of thought, which includes freedom of religious belief, is basic in a
society of free men.... It embraces the right to maintain theories of life
and of death and of the hereafter which are rank heresy to followers of
the orthodox faiths. Heresy trials are foreign to our Constitution.
Men may believe what they cannot prove. They may not be put to the proof
of their religious doctrines or beliefs. Religious experiences which are
as real as life to some may be incomprehensible to others.... The Founding
Fathers of the Constitution were not unaware of the varied and
extreme views of religious sects, of the violence of disagreement among
them, and of the lack of any one religious creed on which all men would
agree. They fashioned a charter of government which envisaged the widest
possible toleration of conflicting views. Man's relation to his God was
made no concern of the state. He was granted the right to worship as he
pleased and to answer to no man for the verity of his religious views. United
States v. Ballard, 322 U.S. 78, 86-87, 64 S.Ct. 882, 886-87, 88 L.Ed.
however, an individual seeks to act on a belief, and that action poses a
threat or inconvenience to other citizens, or to some important aspect of
public law and policy, the requirements of an ordered society may demand
that the courts make limited inquiry into bona fides. Cantwell
v. Connecticut, 310 U.S. 296, 303-04, 60 S.Ct. 900, 903, 84 L.Ed. 1213
(1940); Founding Church of Scientology v. United States, 133
U.S.App.D.C. 229, 409 F.2d 1146, 1154-55 (1969). The difficulty of the
investigation is compounded where the relevant belief does not, on its
face, fit into any generally recognizable religious framework. As one
court recently observed:
order to determine if First Amendment rights of free exercise of religion
have been or are being infringed upon, the Court must initially determine
whether or not a religion or religious beliefs are actually involved. The
task is, of course, greatly simplified where an historically established
and recognized religion such as Islam, Judaism, or Catholicism is
involved. But where, as in the instant case, a newly established allegedly
legitimate religion is involved the Court is necessarily put to the
difficult task of determining whether a religion or religious activity is
in fact involved. Theriault v. Silber, 391 F.Supp. 578, 580
in probing and sensitivity to permissible diversity is required, lest
established creeds and dogmas be given an advantage over new and changing
modes of religious belief. Neither the trappings of robes, nor temples of
stone, nor a fixed liturgy, nor an extensive literature or history is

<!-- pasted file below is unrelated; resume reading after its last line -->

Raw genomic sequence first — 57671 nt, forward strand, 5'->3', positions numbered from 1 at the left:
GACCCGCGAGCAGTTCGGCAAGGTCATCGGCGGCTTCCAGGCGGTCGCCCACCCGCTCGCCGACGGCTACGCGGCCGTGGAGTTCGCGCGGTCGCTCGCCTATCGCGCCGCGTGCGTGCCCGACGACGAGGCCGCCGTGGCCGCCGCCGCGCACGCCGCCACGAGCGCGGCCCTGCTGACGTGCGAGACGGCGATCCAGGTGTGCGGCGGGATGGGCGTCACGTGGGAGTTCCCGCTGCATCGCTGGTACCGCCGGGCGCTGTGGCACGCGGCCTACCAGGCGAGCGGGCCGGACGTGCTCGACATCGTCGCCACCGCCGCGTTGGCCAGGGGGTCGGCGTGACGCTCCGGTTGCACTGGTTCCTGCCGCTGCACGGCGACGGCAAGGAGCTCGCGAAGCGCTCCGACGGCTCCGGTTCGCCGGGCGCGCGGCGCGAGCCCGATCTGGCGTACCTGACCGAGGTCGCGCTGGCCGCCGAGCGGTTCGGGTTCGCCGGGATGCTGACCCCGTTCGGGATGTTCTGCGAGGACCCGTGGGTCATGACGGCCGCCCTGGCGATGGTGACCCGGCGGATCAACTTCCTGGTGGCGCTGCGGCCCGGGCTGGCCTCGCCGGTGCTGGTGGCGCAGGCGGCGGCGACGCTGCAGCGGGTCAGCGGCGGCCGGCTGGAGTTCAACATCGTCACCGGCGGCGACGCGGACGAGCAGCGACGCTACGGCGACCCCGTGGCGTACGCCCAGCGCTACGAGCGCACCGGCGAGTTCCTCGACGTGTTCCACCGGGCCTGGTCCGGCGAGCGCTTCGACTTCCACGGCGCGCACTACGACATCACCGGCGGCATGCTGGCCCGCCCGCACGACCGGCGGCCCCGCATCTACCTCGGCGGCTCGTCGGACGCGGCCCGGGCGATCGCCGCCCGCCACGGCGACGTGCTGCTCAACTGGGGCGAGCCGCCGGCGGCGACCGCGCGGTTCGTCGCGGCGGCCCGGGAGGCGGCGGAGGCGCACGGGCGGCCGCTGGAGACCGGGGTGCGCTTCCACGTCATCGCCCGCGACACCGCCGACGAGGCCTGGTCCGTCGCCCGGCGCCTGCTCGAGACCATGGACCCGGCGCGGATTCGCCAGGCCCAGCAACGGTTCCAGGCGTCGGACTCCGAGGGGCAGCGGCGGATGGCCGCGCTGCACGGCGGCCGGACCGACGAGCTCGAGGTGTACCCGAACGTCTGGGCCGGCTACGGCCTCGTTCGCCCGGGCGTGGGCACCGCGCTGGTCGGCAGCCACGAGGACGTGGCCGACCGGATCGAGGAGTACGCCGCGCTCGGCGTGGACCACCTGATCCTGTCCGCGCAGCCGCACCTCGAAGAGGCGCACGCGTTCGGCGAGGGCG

required to meet the test of beliefs cognizable under the Constitution as
religious. So far as our law is concerned, one person's religious beliefs
held for one day are presumably entitled to the same protection as the
beliefs of millions which have been shared for thousands of years.
Nevertheless, it is -- as a matter of evidence and probative force -- far
easier to satisfy triers that beliefs are religious if they are
widely-held and clothed with substantial historical antecedents and
traditional concepts of a deity than it is where such factors are absent.
Judges recognize intellectually the existence of new religious harmonies,
but they respond more readily and feelingly to the tones the founding
fathers recognized as spiritual.
For example, in People
v. Woody, 61 Cal.2d 716, 40 Cal.Rptr. 69, 394 P.2d 813 (1964), the
court decided that the use of the hallucinogen peyote by Indians in the
ceremonies of the Native American Church was a valid expression of
religious beliefs and not an unprivileged violation of the drug laws. But
the court, in reaching this decision, relied in part upon evidence of a
long history and a large membership. In United States v. Seeger,
380 U.S. 163, 85 S.Ct. 850, 13 L.Ed.2d 733 (1965), the court distinguished
a new class of religious objectors who did not believe in a Supreme Being
in a traditional sense from those whose objections to the draft were
personal and moral in nature. In doing so, however, the Court cited an
extensive supporting literature from the pens of those generally
acknowledged to be leaders of traditional religious institutions.
Although support from
tradition, history or authority is not required, without it a plaintiff
may be unable to produce enough other evidence of religiosity to satisfy
this preliminary burden. A prisoners' religious sect, calling itself the
Church of the New Song of Universal Life, demanded a series of special
privileges, including the right to hold services in secret. Three cases
involving the sect were considered in Theriault v. Carlson, 495
F.2d 390 (5th Cir.), cert. denied, 419 U.S. 1003, 95 S.Ct. 323, 42
L.Ed.2d 279 (1974). Two were remanded for full evidentiary hearings on the